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The Top 10 Uses of Chamomile - Some May Surprise You!


Bored of tea? Don’t like the taste? Have some fresh chamomile or chamomile oil around and don’t know what to do with it?

There's a host of ways to use chamomile. Try any of these!


1. Tea/Infusion

Chamomile is usually consumed as tea, but did you know that chamomile can technically only be an infusion? Tea is defined as a drink made from the plants that green, black, and white tea are made from. Any other hot plant water is an infusion!

Infusion tips

For chamomile in tea bags, just throw 1 tea bag in 8 oz of hot water and steep. For loose-leaf (flower, technically, since chamomile is a flower), recommended serving size is 2 tsp dried or 1 tsp fresh, prepared in a mesh tea ball or infusion kit. But it’s fine to drink it as weak or strong as you’d like.

Recommended steeping time for flavor is 2-4 minutes to prevent a bitter taste. However, most of the nutrients come from the bitter oils, so a longer steep of 10 minutes or more is best. If the bitter flavor is unpleasant, honey, lemon, ginger, and peppermint are all good pairings to enrich the flavor.

When boiling, it’s recommended to let it steep in a covered container or mug. When steam escapes, the amount of water-soluble nutrients may decrease as they float away in the steam vapors. I recommend a mushroom mug.


2. Tea/Infusion Combos

Chamomile’s flavor is superbly versatile. Just like apple juice can be added to almost any juice blend without overpowering it, chamomile blends into the background and harmonizes with almost all herb and tea flavors. Any combination can be tried: chamomile with rooibos, rosehips, cinnamon, lavender, lemongrass, lemon balm, or a blend of several.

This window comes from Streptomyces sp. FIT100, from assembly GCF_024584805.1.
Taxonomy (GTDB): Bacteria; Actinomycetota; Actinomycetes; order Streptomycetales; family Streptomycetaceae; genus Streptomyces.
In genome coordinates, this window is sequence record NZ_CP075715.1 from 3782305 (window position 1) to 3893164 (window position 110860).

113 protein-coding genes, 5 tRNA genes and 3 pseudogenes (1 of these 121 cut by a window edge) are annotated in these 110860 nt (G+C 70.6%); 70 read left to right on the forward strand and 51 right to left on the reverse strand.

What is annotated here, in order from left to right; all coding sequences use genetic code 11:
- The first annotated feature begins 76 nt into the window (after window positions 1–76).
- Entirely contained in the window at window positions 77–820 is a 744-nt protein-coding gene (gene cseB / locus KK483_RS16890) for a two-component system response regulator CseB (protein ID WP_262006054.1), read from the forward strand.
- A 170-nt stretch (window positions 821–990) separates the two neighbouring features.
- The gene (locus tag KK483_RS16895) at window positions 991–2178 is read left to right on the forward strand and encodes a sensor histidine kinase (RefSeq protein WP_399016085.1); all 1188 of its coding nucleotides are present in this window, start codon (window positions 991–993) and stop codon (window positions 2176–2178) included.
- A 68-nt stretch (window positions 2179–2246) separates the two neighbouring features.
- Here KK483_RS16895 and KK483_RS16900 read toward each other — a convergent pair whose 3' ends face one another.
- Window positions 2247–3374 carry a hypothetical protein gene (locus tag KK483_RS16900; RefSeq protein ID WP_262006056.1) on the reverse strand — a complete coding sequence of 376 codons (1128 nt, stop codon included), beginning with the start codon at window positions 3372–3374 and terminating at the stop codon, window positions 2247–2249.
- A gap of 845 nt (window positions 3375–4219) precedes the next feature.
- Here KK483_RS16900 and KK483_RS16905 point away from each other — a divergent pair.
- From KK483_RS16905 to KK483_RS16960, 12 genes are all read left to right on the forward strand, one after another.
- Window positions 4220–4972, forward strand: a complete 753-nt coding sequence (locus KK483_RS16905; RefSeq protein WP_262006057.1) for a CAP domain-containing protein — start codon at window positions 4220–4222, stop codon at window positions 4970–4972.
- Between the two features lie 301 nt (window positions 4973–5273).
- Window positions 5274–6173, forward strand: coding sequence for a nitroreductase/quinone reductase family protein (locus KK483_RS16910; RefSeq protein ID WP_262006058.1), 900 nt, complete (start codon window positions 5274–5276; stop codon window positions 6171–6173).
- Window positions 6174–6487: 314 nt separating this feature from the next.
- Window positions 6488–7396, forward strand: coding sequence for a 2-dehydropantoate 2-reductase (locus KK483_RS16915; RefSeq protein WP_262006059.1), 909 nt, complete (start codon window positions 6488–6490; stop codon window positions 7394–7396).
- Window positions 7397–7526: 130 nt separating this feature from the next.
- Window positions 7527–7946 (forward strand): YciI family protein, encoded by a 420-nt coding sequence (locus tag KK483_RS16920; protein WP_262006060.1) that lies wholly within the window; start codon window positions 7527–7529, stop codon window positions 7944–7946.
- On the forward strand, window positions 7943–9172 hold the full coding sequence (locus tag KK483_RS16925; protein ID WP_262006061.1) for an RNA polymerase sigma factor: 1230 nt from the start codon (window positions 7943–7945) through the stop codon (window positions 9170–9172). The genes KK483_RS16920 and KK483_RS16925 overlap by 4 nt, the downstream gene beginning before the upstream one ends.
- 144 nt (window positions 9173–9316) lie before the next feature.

Here are a few favorite and surprising combinations. (Halve chamomile measurements for fresh flowers.)

  • Relaxation + energy: 2:1 ratio of green tea to chamomile, or 1 tsp green tea with 1/2 tsp chamomile.
  • Throat soother: 1-2 chamomile tea bags or 2-4 tsp chamomile, 1/2 tbsp honey, and the juice of half a lemon. Stir well and serve warm.
  • Simple sleepy time blend: 2:1 ratio of mint to chamomile, or 2 mint tea bags with 1 chamomile.

Tip: You can add as much or little water to tea as you prefer. Try out different water amounts to find your preferred strength!

3. Plant Mist for Leaf Health

Chamomile is a great anti-fungal, mildew repellant, and insects hate it! Steep chamomile tea for 24 hours or more, put it in a spray bottle, and mist on plants. This is especially good for seedlings, which can easily suffer from rot.

Gourd family plants like cucumbers, melons, and pumpkins are especially vulnerable to mildew, which covers the leaves in white, suffocating them until they turn crunchy and shrivel. This remedy may be especially effective for them!


4. Eat Fresh

Fresh chamomile flowers can be used in salad or as a garnish, just like dandelion flowers. Chamomile’s leaves can be used as a rare seasoning like mint, lemongrass, and most other herbs. It can even be grown as a microgreen.

Tip: Be careful what variety of chamomile you harvest or buy if you eat it fresh. German chamomile is the most often consumed type, and the safest. Most allergic reactions to chamomile are to Roman (also called sweet) chamomile. Never eat mayweed (or stinking chamomile). It's toxic!

5. Oil

Chamomile oil extract or essential oil can be used like any other herb oil, from mixing it in bathwater to using it as an ingredient in diffuser aromatherapy.

However, it’s best suited for use in mouthwash or in a salve. It may even be more effective than traditional mouthwash or topical medicine like hydrocortisone cream!

Explore why this versatile herb is so powerful here.


6. Salve

Buy a chamomile salve from your local store, online, or prepare one at home!